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Posted: October 23, 2019

Homeowners’ Association’s Decisions Protected by Business Judgment Rule

On March 5, 2019, Judge Wilson of the Bergen County Superior Court (Law Division) issued a decision in Bennett v. Malone, Docket No. BER-L-3443-17, holding that the decisions of a homeowners’ association were protected by the business judgment rule, explaining:

A homeowners’ association has a fiduciary relationship with each of its unit owners that requires it to act reasonably and in good faith. This relationship requires that the association protect the interests of the group as a whole, and the interests of each constituent owner individually. Individual owners and residents are required to subordinate their own interests to those of the community at large.

N.J.S.A. 46:8N-14 states that a condominium association, acting through its officers of governing board, shall be responsible for the performance of the following duties, and the costs of which shall be common expenses: (a) the assessment and collection of funds for common expenses and payment thereof (b) an association shall exercise its powers and discharge its
functions in a manner that protects and furthers or is not inconsistent with the health, safety and general welfare of the residents of the community. The Board was also conferred additional powers enumerated in the sections of the By-Laws reproduced in the Factual Background section above.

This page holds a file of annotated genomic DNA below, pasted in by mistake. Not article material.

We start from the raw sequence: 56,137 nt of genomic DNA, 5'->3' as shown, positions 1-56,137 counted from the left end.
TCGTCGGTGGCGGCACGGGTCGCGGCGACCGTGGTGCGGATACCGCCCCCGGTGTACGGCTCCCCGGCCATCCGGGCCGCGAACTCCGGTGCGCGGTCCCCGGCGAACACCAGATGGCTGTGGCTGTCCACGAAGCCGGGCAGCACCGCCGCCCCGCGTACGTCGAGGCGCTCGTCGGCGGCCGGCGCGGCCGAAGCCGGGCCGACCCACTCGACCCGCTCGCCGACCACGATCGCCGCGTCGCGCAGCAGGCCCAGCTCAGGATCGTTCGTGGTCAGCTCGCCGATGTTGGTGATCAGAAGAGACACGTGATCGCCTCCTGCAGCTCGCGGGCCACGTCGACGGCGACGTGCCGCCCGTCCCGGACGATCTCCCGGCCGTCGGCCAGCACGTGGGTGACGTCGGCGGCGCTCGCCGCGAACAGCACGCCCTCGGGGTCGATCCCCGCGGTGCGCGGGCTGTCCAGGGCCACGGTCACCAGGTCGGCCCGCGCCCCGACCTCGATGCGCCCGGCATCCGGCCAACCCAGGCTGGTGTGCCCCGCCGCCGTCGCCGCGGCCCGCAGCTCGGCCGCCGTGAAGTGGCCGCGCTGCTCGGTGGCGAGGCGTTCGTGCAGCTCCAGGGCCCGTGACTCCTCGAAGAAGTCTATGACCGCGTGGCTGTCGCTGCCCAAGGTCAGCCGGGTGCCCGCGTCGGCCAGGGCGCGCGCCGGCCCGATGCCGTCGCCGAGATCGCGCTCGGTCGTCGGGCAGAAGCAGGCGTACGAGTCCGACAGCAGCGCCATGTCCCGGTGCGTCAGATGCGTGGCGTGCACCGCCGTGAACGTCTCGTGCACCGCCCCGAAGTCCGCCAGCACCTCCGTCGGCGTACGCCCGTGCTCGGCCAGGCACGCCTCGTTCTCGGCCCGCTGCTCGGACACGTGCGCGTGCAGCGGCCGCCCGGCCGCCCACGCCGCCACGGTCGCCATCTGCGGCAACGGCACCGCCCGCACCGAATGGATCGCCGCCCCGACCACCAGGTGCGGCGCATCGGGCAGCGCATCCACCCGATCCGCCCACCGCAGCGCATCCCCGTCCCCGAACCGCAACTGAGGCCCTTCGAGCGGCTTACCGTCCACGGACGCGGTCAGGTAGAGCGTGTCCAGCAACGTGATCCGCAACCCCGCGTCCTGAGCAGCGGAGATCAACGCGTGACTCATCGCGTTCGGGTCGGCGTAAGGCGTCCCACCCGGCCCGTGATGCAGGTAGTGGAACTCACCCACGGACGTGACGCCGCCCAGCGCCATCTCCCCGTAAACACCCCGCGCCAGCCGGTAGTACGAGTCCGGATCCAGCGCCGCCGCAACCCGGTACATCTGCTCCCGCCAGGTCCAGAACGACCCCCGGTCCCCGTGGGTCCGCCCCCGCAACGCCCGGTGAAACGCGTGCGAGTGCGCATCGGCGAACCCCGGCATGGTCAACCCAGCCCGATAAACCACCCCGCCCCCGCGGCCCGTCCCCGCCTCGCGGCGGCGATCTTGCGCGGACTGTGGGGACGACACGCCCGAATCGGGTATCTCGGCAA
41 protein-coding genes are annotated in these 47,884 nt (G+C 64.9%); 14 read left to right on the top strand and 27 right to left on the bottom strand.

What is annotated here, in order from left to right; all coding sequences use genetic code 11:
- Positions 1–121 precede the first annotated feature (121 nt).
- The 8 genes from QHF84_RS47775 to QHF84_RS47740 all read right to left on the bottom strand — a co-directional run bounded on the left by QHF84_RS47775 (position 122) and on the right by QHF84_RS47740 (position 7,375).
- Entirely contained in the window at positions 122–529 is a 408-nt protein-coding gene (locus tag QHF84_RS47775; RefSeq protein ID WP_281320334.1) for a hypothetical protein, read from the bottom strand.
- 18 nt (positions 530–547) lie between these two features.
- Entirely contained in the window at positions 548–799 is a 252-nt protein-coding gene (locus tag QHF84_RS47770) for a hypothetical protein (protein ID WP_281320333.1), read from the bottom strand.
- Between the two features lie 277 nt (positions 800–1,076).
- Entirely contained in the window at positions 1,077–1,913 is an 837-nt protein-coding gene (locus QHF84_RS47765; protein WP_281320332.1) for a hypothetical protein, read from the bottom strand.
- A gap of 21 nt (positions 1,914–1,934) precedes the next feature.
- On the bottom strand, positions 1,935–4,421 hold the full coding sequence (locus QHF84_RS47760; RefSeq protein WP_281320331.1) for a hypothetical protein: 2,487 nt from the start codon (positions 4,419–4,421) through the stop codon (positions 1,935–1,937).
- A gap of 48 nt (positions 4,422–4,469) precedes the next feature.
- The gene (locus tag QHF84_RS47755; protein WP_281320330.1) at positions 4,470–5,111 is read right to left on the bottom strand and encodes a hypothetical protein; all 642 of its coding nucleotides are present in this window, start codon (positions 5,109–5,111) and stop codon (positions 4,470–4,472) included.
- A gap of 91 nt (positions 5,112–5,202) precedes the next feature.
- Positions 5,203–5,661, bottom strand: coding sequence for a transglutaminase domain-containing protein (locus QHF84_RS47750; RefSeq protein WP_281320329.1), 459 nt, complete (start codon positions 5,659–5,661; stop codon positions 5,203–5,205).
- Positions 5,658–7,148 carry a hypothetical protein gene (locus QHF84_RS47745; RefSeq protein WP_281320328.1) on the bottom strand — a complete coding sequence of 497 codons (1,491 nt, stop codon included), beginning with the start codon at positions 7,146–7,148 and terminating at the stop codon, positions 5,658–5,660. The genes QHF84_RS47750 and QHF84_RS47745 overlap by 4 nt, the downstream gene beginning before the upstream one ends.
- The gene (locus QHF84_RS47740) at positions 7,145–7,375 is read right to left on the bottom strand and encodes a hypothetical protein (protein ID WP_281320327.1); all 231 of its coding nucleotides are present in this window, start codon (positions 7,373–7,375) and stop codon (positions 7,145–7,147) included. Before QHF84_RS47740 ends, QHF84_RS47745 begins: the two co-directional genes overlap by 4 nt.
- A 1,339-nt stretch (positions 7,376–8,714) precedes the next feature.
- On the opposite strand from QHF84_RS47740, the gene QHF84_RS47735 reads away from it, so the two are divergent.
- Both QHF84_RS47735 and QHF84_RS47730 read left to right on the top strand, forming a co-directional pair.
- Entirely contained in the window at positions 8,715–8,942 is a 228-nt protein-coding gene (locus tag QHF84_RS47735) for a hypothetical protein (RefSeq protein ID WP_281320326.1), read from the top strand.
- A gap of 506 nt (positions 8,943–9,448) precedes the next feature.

While certain statutory requirements, in addition to the requirements imposed by the ByLaws were to be followed by the Board in making decisions, the Business Judgment Rule (the “BJR”) applies to limit the personal liability of the Board members. The BJR applies to homeowners’ and condominium associations.

The test for applicability of the BJR in relation to a condominium or homeowners’ association is as follows: (1) whether the Association’s actions were authorized by statue or by its own by-laws or master deed, and if so (2) whether the action is fraudulent, self-dealing, or unconscionable. If a contested act of the association meets each of these tests the judiciary will not interfere.

In this matter, there is no evidence of fraud or self-dealing. The funds raised through the assessments imposed on the unit owners were used only for litigation costs. At the same time, the unit owners approved the opposition to the Caliber project, and were aware of the assessments and the litigation. Moreover, at the conclusion of the bench trial in the Chancery Matter, Judge Toskos determined that Northgate had the power to challenge the Caliber project, and also had the option to pay for the litigation fees and costs through a common assessment.

Plaintiffs claim that the BJR is inapplicable in this instance, despite admitting the absence of fraud or self-dealing by Defendants. Instead, Plaintiffs argue that the BJR is inapplicable because Northgate failed to comply with various provisions of the New Jersey Condominium Act, the Real Property Full Disclosure Act, and the Rules and Regulations of the Department of Community Affairs. However, these arguments were already made in the Chancery Matter before Judge Toskos, who ultimately found them unconvincing in his findings of fact and conclusions of law.

Therefore, as there was no fraud, self-dealing, or unconscionability shown by Plaintiffs, the BJR is applicable in this matter and insulates the individual Board members named as Defendants from liability.

(Internal quotations and citations omitted).

We frequently litigate disputes over the sale or leasing of commercial property. Contact Schlam Stone & Dolan partner John Lundin at jlundin@schlamstone.com if you are involved in a dispute regarding a commercial real estate transaction.

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